Tag Archives: Rita Coolidge

Rita Coolidge – (Your Love Has Lifted Me) Higher & Higher

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(Your Love Keeps Lifting Me) Higher and Higher” is an R&B song written by Gary Jackson, Raynard Miner, and Carl Smith. It was originally recorded by Jackie Wilson for his album Higher and Higher (1967), produced by Carl Davis, and became a Top 10 pop and number one R&B hit.[2]

Rita Coolidge remade the song as “(Your Love Has Lifted Me) Higher and Higher” for her album Anytime…Anywhere (1977). Her version has a more moderate tempo than that of the uptempo original, and largely omits the chorus which is evidenced only in the background vocals sung under the repetition of the first verse with which she closes the song. Coolidge and her sister Priscilla Coolidge had sung background on a version of the song for a prospective album by Priscilla’s husband Booker T. Jones; when that album was shelved, Coolidge asked him if she could cut the song using his arrangement.

Released as a single, Coolidge’s version became her first major hit in nine years of recording: the track peaked at No. 2 on the Billboard Hot 100. It was kept from the No. 1 spot by “Best of My Love” by The Emotions.[26]Cash Box ranked it at No. 1.[27][28] “Higher and Higher” also reached No. 1 in Canada. Both the song and a subsequent release, “We’re All Alone“, earned Coolidge gold records for each selling a million copies.


The Full Harvest Moon: September 12, 2:27 A.M. Las Vegas time

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Full Moon
Full Moon

The Moon will be 100% Full Monday * September 12, 2011 * 2:27 A.M. Las Vegas time.

From Western Washington University
“American Indians gave names to each of the full moons to keep track of the passing year. The names are associated with the entire month until the next full moon occurs. Since a lunar month averages 29 days, the dates of the moons change from year to year. Here are titles most closely associated with calendar months.”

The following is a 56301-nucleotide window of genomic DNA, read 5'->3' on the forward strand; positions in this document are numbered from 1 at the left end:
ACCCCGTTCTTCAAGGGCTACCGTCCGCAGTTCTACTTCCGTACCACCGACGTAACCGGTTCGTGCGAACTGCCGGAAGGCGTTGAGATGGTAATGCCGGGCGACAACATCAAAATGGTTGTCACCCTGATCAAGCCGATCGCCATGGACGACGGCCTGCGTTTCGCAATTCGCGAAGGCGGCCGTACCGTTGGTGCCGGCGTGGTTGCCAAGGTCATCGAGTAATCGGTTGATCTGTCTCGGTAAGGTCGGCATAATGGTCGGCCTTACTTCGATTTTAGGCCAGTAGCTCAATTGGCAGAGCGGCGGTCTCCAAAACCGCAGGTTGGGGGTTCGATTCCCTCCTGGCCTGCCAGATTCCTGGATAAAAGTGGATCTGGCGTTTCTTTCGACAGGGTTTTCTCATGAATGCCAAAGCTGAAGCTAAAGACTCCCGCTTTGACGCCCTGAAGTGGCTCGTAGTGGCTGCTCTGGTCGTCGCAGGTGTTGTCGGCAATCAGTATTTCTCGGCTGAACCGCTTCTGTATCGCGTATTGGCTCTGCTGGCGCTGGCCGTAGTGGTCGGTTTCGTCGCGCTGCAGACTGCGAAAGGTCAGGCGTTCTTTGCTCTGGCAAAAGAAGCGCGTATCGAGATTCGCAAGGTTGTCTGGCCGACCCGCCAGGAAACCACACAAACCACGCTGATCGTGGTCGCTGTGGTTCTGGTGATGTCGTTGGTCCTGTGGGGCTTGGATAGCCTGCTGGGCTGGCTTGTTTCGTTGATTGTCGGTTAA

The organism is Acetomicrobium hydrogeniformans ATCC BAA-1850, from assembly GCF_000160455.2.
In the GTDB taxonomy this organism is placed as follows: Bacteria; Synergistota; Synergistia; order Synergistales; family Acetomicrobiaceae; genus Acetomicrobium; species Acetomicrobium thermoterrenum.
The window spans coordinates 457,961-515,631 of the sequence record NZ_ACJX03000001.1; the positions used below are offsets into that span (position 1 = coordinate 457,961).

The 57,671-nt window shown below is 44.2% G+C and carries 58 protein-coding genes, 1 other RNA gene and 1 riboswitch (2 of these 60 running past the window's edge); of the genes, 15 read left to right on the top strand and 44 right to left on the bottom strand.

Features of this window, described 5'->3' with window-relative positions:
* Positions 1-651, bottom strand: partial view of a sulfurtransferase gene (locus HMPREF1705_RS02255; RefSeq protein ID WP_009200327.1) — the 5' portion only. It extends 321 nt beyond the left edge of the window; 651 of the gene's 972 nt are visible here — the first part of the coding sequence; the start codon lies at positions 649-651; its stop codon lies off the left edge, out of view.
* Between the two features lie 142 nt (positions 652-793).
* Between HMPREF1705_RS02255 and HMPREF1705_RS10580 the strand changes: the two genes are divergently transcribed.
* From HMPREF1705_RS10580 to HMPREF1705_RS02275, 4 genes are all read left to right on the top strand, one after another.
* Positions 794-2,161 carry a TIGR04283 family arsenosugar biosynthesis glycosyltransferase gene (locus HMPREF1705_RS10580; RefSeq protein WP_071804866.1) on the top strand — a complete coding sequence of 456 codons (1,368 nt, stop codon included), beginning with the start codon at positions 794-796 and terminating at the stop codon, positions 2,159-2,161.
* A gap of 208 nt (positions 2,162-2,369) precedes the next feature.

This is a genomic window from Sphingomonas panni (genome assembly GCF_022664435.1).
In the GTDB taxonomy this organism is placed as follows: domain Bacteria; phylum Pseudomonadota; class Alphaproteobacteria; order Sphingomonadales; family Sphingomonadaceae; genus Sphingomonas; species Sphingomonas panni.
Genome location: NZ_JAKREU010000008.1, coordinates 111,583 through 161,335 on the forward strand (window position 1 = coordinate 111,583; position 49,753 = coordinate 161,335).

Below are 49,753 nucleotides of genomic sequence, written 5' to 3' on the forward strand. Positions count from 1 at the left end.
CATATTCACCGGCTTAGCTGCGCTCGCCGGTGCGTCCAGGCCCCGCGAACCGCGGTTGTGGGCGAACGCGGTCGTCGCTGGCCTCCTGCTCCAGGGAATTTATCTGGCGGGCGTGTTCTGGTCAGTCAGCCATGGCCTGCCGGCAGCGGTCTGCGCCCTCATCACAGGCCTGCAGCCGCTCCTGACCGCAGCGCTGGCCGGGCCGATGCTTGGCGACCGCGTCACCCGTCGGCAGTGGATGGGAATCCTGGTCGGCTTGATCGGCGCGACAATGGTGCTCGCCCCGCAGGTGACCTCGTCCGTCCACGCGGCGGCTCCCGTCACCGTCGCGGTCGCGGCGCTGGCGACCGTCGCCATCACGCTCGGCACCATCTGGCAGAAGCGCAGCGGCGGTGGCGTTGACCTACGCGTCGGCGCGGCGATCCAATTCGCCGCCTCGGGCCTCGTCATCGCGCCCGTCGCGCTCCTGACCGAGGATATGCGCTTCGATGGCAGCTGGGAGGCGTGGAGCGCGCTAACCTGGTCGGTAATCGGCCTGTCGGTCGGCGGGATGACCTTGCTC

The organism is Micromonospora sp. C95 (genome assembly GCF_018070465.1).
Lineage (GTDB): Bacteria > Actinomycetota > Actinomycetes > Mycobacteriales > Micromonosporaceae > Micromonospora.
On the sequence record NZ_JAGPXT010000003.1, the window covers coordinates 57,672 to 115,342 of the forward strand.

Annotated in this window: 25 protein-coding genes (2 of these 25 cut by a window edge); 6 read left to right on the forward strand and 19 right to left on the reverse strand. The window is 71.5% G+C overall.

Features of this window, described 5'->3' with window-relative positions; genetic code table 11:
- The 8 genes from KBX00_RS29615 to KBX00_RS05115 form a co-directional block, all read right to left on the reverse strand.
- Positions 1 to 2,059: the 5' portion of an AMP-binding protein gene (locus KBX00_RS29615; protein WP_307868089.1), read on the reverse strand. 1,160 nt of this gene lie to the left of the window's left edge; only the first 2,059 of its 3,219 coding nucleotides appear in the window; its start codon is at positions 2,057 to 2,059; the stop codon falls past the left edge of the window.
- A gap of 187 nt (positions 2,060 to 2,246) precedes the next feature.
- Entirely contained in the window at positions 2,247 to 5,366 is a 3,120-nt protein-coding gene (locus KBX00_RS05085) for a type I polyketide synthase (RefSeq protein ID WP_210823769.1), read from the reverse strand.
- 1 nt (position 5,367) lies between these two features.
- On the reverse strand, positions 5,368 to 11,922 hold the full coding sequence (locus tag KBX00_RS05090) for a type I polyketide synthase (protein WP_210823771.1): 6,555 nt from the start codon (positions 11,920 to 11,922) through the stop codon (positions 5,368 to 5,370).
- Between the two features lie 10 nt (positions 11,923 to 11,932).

Two Native tribes are mentioned here – click the WWU link to access more information.

Mohawk, Eastern Woodlands
The Mohawk term for September’s Moon is “seskhoko:wa” or “time of much freshness.”

Mohawk Basket
Mohawk Basket

Kalapuya, Pacific Northwest, Oregon
The Kalapuya term for September’s Moon is “atchiutchutin” or “after harvest.”

Kalapuya wooden carving
Kalapuya wooden carving

From The Old Farmer’s Almanac
“Historically, the Native Americans who lived in the area that is now the northern and eastern United States kept track of the seasons by giving distinctive names to the recurring full Moons.”

“Each full Moon name was applied to the entire month in which it occurred. These names, and some variations, were used by the Algonquin tribes from New England to Lake Superior.”

According to The Old Farmer’s Almanac, September’s Moon is called: Full Corn Moon “This full Moon corresponds with the time of harvesting corn. It is also called the Barley Moon, because it is the time to harvest and thresh the ripened barley. The Harvest Moon is the full Moon nearest the autumnal equinox, which can occur in September or October and is bright enough to allow finishing all the harvest chores.”

The Harvest Moon is the full Moon that occurs closest to the autumnal equinox. It can occur in either September or October. At this time, crops such as corn, pumpkins, squash, and wild rice are ready for gathering.”

Notable Native American daughter’s
“Rita Coolidge (born May 1, 1945) is a multiple Grammy Award-winning American vocalist. During the 1970s and 1980s, she charted hits on Billboard’s Pop, Country, Adult Contemporary and Jazz charts.” more from WIKI

Coolidge was born in Lafayette, Tennessee. She is of Scottish and Cherokee Native American ancestry.

American Pop singer Rita Coolidge
American Pop singer Rita Coolidge

“In 1997, Coolidge was one of the founding members of Walela, a Native American music trio, that also includes Coolidge’s sister Priscilla and Priscilla’s daughter Laura Satterfield. The trio released studio albums in 1997 (Walela) and 2000 (Unbearable Love), a live album and DVD (Live in Concert) in 2004 and a compilation album (The Best of Walela) in 2007.[7] Walela means hummingbird in Cherokee.” WIKI

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